“Rodeos, Rifle Scopes, and Really Sharp Knives”

August 2, 2023

Part 2 of the Montana Bear Hunt Series

Looking for the right Rifle Scope for your mountain gun? You came to the right place.


If you missed Part 1 you can read it here. The gist of the story up to this point is that Brandon and Cav got invited to hunt black bear in Montana and made a Great American Road trip from Texas to Helena National Forest. They stopped at Specialty Sports and Supply in Colorado Springs to check in with a loyal dealer, then made stops in Wyoming at the Kifaru showroom, and then in Bozeman, Montana at the Stone Glacier shop.

The guys picked up some world class gear from both stores that, as you will see, came in handy later in their adventure. As we rejoin our fearless hunters they are just pulling in to Helena National Forest, eager to get out on the trail.

End of the Journey, Beginning of the Adventure

The apex of this Great American expedition was the Helena National Forest, just west of Helena, Montana. Covering 985,000 acres in central Montana, the Helena National forest was established in 1906. If you are familiar with the history of forest fires in America you will recognize the Helena National Forest as the site of the Mann Gulch Fire, the 1949 blaze that claimed the lives of 12 smoke jumpers.

Though the scars from that fire have long-since healed, the land is still marked by the remnants of more recent fires. For the duration of the hunt the air was hazy from the smoke of the fires currently burning in Canada.

The Right Rifle Scope for the Job

At the trailhead Team Accufire unloaded their gear and checked their rifles and rifle scopes one more time. Brandon carried a Crown Precision 6.5 PRC with Proof Research carbon fiber barrel, topped with an Accufire ATRO 20 rifle scope.  The ATRO 20 rifle scope is perfect for this kind of hunt. It is not the most lightweight scope on the market, but at 1.8lbs the advantages outweigh the few extra ounces.

The locking turrets on the rifle scope allow the shooter to dial in windage and elevation if the situation allows for it and the Mil-comp reticle allows the shooter to make precision holds if that is more appropriate. The 2.5x-20x magnification range gives you the right amount of power whether you are across the valley, or close enough to throw a rock at your target, making this the perfect rifle scope for this hunt. If you want an ATRO 20 rifle scope of your own, or any of our other rifle scopes, you can see them here.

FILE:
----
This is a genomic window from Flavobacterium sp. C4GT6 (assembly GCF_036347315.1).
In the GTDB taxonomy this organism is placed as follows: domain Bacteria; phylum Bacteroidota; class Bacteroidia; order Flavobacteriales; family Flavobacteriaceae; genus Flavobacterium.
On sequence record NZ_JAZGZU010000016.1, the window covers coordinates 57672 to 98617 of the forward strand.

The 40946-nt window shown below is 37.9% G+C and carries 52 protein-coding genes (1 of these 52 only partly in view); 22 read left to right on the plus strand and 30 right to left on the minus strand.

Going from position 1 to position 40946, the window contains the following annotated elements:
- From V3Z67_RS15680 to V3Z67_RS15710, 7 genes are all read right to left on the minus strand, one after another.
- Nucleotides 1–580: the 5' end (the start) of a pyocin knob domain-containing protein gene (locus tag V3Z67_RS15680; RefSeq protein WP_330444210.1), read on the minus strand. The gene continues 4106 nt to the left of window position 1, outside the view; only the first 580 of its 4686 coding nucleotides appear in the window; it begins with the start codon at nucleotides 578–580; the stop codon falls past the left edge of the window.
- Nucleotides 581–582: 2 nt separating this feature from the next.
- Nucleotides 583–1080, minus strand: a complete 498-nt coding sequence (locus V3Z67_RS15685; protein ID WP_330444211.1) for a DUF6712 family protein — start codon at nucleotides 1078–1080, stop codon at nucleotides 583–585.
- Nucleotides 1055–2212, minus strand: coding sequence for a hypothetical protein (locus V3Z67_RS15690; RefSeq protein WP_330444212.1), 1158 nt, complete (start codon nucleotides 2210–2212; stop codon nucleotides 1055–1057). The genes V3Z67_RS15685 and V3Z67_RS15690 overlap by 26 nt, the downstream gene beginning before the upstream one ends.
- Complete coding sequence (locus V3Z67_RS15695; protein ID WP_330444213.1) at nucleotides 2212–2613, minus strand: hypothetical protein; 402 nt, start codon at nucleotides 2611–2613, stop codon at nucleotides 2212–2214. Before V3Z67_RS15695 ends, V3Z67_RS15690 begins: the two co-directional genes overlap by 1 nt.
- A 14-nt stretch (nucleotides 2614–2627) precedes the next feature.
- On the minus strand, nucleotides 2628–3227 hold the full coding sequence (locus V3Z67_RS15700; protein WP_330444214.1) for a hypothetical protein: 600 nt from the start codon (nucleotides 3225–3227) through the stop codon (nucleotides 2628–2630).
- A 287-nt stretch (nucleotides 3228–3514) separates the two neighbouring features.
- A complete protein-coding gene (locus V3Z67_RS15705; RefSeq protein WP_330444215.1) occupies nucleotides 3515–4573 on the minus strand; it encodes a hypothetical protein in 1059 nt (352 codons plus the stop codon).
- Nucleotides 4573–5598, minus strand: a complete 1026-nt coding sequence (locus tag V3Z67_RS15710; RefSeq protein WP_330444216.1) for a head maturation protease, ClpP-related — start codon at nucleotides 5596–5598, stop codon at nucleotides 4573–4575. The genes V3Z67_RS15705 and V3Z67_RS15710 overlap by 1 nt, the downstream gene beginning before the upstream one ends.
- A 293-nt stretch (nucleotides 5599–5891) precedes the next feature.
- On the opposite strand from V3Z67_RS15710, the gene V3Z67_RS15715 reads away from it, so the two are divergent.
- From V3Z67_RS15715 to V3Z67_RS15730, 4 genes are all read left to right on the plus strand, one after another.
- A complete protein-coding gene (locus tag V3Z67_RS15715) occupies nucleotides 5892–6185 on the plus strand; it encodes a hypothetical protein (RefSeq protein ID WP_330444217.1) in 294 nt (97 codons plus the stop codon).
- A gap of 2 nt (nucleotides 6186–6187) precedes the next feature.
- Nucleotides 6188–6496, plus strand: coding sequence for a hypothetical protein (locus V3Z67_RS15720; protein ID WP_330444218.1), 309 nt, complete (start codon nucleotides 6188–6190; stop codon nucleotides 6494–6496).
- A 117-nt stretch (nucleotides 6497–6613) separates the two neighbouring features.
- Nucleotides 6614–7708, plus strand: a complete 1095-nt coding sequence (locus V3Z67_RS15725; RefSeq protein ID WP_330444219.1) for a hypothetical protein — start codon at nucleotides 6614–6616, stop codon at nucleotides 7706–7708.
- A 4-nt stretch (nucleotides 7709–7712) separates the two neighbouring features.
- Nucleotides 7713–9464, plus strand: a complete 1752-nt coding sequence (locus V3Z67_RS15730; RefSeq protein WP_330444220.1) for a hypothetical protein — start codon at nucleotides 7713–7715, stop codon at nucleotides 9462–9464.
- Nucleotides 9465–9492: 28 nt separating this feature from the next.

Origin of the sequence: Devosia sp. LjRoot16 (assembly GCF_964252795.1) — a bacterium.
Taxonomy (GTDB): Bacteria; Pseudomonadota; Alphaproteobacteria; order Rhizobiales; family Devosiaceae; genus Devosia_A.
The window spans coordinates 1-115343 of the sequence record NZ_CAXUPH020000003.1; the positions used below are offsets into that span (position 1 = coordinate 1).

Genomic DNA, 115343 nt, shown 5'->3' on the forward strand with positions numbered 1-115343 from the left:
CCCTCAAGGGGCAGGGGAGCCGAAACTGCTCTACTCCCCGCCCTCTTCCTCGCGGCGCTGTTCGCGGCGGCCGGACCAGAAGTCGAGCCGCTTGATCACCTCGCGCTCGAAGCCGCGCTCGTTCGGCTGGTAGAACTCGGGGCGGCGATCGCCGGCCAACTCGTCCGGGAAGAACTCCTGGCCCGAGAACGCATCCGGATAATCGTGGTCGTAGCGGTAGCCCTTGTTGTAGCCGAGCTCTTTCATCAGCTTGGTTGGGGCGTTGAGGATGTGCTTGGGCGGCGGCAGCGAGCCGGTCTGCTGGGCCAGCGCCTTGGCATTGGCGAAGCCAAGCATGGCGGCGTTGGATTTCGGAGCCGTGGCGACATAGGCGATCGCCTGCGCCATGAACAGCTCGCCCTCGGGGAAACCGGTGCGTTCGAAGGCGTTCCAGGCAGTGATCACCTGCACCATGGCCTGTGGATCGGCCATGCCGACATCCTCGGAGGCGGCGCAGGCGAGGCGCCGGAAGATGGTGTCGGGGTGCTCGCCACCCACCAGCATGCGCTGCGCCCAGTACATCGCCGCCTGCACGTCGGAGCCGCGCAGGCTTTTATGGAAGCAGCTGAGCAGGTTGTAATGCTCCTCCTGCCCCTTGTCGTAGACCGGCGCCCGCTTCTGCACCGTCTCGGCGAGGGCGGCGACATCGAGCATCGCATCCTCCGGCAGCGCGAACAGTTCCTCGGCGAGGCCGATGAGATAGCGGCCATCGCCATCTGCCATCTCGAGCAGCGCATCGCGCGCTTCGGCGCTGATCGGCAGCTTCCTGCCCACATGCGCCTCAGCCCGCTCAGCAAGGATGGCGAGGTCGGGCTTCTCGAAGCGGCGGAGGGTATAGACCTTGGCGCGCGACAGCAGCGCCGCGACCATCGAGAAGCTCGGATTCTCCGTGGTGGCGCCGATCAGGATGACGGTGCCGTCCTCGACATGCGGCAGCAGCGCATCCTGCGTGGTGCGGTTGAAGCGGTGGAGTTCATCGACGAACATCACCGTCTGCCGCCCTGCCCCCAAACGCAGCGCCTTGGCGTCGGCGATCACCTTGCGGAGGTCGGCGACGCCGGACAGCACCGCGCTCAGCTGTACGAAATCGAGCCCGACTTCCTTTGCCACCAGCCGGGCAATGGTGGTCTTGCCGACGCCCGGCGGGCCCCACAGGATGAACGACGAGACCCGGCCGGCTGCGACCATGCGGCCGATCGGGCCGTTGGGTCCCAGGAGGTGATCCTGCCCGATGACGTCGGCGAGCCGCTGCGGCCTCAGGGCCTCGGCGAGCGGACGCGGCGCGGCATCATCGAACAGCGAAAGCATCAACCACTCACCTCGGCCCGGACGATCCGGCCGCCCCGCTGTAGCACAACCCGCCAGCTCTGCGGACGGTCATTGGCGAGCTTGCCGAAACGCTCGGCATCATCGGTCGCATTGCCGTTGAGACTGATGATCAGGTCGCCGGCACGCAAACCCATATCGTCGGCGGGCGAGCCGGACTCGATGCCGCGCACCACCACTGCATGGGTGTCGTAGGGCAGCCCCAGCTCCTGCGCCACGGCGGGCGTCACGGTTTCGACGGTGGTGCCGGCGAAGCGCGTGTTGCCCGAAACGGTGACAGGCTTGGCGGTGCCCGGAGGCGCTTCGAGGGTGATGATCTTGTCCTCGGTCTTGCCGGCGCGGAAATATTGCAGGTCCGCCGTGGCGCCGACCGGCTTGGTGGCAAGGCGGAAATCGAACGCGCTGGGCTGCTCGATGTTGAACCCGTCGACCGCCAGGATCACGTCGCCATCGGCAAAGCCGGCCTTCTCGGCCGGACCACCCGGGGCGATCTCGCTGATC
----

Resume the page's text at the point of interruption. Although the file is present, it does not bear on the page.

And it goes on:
The ATRO 20 Rifle Scope

On The Trail

After all the gear was double checked the team linked up with Ian and prepared to begin their adventure in earnest. It was at this point that the guys got their first inclination this hunt was going to be something different than they had ever experienced. First, Ian Fisher is a mountain of a man, and by all accounts the most chill and down to earth Naval Academy Grad you’ll ever meet. He’s even a former Naval Aviator, which usually ranks just below Vegans and Crossfitters for most annoying conversationalists. Ian, however, could not have been more humble and fun to be around.

The second indicator that things were going to be a little more “western” than the boys were used to was when Ian started unloading and saddling the pack horses. In the Lower 48 west of the Mississippi River, and in many parts of Alaska, pack animals are often used to help haul the bulk of the necessary equipment out to the areas where wild game can be found.

Hundreds of pounds of gear and supplies can be loaded on to horses, mules, or donkeys. Humans have used this technique for thousands of years and it still exists today. Ian’s horses, Moksha and Big Mo, were each carrying around one hundred pounds of gear.

Cav got the privilege of leading Moksha for the first part of the hike in to camp. The path was a gentle incline up the mountain, through the trees, but Team Accufire realized in short order that the combination of elevation and incline were going to make this little six mile stroll out to base camp much more of a challenge than they had anticipated. Ian failed to mention there was a cool two thousand feet of elevation gain from the parking lot to the camp site because he is a physical monster and such trivial details don’t bother him. 

Cav’s First Rodeo